There seems to be an acceleration in plans to tap into the enormous energy naturally supplied by oceans, both tidal power and power from the deep oceanic currents. Check out a Scientific American article that begins to outline the plans to fast-track R&D in the American Northwest. The concept is completely analogous to wind farms, where 'windmills' are submerged into ocean current and 'blown' into spinning turbines just as terrestrial windmills and generators work. A challenge that becomes more of an issue in water is the effect on sea creatures of all types that benefit from ocean currents for food sources.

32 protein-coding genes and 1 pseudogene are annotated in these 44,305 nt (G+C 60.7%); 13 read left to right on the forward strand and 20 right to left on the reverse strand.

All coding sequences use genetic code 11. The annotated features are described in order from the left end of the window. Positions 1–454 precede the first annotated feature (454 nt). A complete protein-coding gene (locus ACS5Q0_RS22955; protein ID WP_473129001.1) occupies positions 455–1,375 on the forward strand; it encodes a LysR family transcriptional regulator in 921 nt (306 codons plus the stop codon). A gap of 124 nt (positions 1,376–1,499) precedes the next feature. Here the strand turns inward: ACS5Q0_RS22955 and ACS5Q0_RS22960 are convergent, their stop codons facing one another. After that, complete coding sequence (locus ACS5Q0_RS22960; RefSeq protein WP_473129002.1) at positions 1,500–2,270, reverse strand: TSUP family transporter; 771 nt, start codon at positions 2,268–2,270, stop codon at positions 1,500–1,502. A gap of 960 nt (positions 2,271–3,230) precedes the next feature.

A second challenge that is relevant to both land-based and ocean-based mills and generators is the complete lack of infrastructure to transmit energy from the source to cities. This is precisely why the Obama administration dedicated down payments in the stimulus package for the initial development of some of this infrastructure, as well as money for modifications to the power grid in order to handle new energy plants and sources. As I tell my students who are now graduating high school and are interested in engineering and the physical sciences, it is a good time to be entering college and, in a few years, the job market, as we necessarily need to begin transforming the country's infrastructure and the way we produce energy. It is an unbelievably large task from both the research and applications sides of the business, but one in which we must accept and succeed as quickly and as efficiently as possible.